Open Access

An association study between USP34 and polycystic ovary syndrome

Contributed equally
Journal of Ovarian Research20158:30

https://doi.org/10.1186/s13048-015-0158-y

Received: 3 March 2015

Accepted: 8 May 2015

Published: 15 May 2015

Abstract

Background

Polycystic ovary syndrome (PCOS) is a complex multifactor disorder and genetic factors have been implicated in its pathogenesis. Our previous genome-wide association study (GWAS) had identified allele frequencies in several single nucleotide polymorphisms (SNPs) in gene USP34 (Ubiquitin-Specific Protease 34) were significantly different between PCOS cases and controls. This study was aimed to replicate the previous results in another independent cohort.

Methods

One thousand two hundred eighteen PCOS cases and 1057 controls were recruited. Genotyping of two SNPs (rs17008097 and rs17008940) in USP34 gene were performed by TaqMan-MGB probe assay and genotype-phenotype analysis was conducted subsequently.

Results

The differences of allele or genotype frequencies were not significant statistically between PCOS and controls, even after age and BMI adjustment. For clinical and metabolic features (LH, T and HOMA-IR) analysis in PCOS cases, no statistical differences among three genotypes of rs17008097 and rs17008940 were found. However, rs17008940 was shown to be slightly associated with BMI in PCOS cases rather than in controls, even after age adjustment (TC vs CC P = 0.006, OR = 1.042, 95% CI 1.012–1.073; TT vs CC P = 0.037, OR = 1.050, 95% CI 1.003–1.100).

Conclusions

USP34 gene polymorphisms (rs17008097 and rs17008940) may not be associated with PCOS in the Han Chinese women.

Keywords

Polycystic ovary syndrome USP34 SNPs Association

Background

Polycystic ovary syndrome (PCOS) is a kind of reproductive and metabolic disorder characterized by hyper-androgen and insulin resistance, which affects 6–8 % of reproductive-aged women in Caucasian and 5.6 % in Chinese [13]. Clinical diagnosis of PCOS is made on the basis of at least two following criteria after excluding other related diseases: oligo- or anovulation, clinical or biochemical hyperandrogenism and polycystic ovaries under ultrasound [4]. The etiology of PCOS is not well understood yet. However, it’s now widely accepted that genetic factors play an indispensable role in the development of PCOS [5] and several candidate genes have been reported recently [6, 7]. We performed the first GWAS for PCOS which followed by replication studies only for SNPs with p value less than 10e-6, and finally identified three susceptibility loci (2p16.3, 2p21 and 9q33.3) [6]. However, other loci with p value around 10e-5 in GWAS, such as SNPs in gene USP34, remain intriguing and might also be potential risk factors of PCOS.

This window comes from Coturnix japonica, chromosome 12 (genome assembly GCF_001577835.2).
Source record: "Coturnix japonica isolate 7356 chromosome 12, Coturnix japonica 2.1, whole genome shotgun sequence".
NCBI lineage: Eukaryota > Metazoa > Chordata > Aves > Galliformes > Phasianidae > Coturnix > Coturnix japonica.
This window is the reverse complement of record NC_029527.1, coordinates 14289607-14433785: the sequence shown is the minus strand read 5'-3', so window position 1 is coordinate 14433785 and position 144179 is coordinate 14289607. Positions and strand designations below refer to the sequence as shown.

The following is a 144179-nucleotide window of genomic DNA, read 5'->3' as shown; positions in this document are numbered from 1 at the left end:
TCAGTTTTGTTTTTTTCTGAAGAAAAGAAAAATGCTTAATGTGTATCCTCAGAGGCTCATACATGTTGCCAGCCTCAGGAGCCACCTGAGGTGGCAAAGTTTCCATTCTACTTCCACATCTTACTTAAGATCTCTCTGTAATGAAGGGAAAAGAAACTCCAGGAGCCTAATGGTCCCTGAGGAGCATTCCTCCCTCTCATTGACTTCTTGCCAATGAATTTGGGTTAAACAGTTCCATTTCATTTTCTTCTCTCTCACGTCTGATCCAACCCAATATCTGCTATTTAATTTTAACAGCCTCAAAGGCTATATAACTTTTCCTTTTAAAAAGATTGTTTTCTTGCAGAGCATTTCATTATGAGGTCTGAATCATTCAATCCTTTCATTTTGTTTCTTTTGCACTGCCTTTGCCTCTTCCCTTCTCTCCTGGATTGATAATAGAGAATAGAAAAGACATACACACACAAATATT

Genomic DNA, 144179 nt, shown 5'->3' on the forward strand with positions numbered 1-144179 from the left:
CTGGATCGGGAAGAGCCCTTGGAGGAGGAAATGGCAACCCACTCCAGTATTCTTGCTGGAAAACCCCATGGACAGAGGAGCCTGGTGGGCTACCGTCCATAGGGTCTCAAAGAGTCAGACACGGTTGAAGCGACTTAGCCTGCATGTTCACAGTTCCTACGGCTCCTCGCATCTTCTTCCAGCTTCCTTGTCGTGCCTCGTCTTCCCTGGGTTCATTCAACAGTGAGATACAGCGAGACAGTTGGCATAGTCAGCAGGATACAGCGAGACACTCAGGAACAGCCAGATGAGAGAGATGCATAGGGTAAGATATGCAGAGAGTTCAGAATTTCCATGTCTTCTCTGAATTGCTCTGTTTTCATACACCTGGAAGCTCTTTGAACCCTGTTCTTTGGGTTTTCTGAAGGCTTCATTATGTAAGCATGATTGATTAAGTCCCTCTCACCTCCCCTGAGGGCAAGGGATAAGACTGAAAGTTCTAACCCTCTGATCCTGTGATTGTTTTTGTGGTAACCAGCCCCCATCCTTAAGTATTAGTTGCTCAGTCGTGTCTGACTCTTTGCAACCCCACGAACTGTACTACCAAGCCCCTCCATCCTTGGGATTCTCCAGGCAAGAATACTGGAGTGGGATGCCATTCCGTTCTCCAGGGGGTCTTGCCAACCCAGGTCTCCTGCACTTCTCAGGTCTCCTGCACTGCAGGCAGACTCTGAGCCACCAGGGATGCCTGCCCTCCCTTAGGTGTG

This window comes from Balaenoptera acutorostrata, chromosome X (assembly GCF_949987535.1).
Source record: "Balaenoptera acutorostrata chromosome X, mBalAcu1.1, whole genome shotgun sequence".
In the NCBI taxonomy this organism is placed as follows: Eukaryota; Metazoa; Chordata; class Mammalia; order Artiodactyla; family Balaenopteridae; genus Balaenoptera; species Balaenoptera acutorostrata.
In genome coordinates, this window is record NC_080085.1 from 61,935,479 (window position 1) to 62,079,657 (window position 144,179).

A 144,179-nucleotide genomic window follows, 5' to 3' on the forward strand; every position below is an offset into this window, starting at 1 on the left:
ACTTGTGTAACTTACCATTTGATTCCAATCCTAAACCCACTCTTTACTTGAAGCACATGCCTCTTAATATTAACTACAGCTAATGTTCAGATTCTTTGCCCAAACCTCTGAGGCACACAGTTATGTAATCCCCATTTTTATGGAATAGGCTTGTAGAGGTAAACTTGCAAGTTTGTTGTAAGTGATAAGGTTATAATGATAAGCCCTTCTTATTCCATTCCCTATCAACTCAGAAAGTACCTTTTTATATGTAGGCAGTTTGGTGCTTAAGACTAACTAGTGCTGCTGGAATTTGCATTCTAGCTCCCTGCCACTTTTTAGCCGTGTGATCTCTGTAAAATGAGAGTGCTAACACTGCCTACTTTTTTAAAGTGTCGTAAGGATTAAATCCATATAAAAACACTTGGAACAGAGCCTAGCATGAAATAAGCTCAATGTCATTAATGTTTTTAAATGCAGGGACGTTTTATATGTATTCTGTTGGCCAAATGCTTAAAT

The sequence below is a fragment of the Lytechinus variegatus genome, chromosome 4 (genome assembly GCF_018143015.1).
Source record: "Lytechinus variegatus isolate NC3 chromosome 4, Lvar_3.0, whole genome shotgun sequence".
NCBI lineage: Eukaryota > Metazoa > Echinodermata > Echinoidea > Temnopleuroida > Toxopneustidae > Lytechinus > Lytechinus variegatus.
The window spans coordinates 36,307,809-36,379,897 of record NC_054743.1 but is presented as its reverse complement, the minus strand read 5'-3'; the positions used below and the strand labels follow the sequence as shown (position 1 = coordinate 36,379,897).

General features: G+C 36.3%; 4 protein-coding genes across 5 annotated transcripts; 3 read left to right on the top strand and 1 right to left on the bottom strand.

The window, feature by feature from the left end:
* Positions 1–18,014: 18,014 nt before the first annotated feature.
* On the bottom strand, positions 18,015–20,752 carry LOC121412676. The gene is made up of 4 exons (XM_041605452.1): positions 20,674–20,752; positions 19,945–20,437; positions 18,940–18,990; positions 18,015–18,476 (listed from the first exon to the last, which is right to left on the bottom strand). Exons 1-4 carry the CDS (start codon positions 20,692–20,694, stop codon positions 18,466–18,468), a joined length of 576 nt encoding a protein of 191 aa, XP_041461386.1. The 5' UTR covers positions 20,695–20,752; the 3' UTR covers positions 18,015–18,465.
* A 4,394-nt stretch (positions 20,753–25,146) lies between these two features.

The USP34 gene is located on chromosome 2p15 and encodes a kind of deubiquitinating enzyme, which belongs to ubiquitin-specific protease family. Data obtained from COSMIC database [8] shows that somatic variations of USP34 are related to ovary tumor. Moreover, USP34 positively regulates Wnt signaling pathway [9], which plays an important role in gender differentiation, folliculogenesis, ovulation and other biological processes in reproduction [10]. The expression patterns of several genes in Wnt pathway are altered in PCOS (such as DKK1, a negative regulator of Wnt pathway) [1113]. Taken together, it is assumed that USP34 may also have relationship with PCOS. As an extension of GWAS, here we conducted an independent case-control replication study to evaluate the association between USP34 and PCOS susceptibility.

Methods

This study was approved by Institutional Review Board for Reproductive Medicine of Shanghai Jiaotong University and Shandong University. A total of 1218 PCOS cases and 1057 unrelated controls were recruited consecutively from 2009 to 2013 at the Center for Reproductive Medicine, Renji Hospital, School of Medicine, Shanghai Jiaotong University and the Center for Reproductive Medicine, Provincial Hospital Affiliated to Shandong University. Among them, 94 PCOS cases, also born from Northern China, were collected at Renji Hospital from 2012 to 2013. Signed informed consent was obtained from each participant of this study.

PCOS diagnosis was based on the 2003 Rotterdam PCOS consensus criteria and other related diseases (such as congenital adrenal hyperplasia, Cushing’s syndrome, androgen-secreting tumors, thyroid disease and hyperprolactinaemia) were excluded. In detail, PCOS can be diagnosed if at least two of the following three features are met: oligo- or anovulation, clinical and/or biochemical signs of hyperandrogenism and polycystic ovaries. Oligo- or anovulation was referred to menstrual cycles of more than 35 days in length or a history of ≤ 8 menstrual cycles in a year [1]; polycystic ovaries was defined as the presence of at least one ovary >10 ml or at least 12 follicles 2–9 mm in diameter by transvaginal ultrasound [4]. Hyperandrogenism was the presence of hirsutism (Ferriman-Gallwey score ≥ 6) [14] or serum total testosterone ≥ 60 ng/dl [15]. The inclusion criteria for the control group were as follows: normal menstrual cycles, no hyperandrogenism and no polycystic ovaries (PCO) under ultrasound. All individuals who were taking medications such as oral contraceptives and metformin during last 3 months were excluded.

Biochemical measurements

Serum luteinizing hormone (LH) and testosterone (T) levels of subjects were measured by a chemiluminescent analyser (Beckman Access Health Company, Chaska, Minnesota, USA). The plasma glucose was measured by AU640 automatic biochemistry analyser (Olympus Company, Hamburg, Germany) and insulin was measured by chemiluminescent analyzer. Insulin resistance was calculated as fasting glucose (mmol/L)*fasting insulin (mIU/L)/22.5 using homeostasis model assessment (HOMA-IR).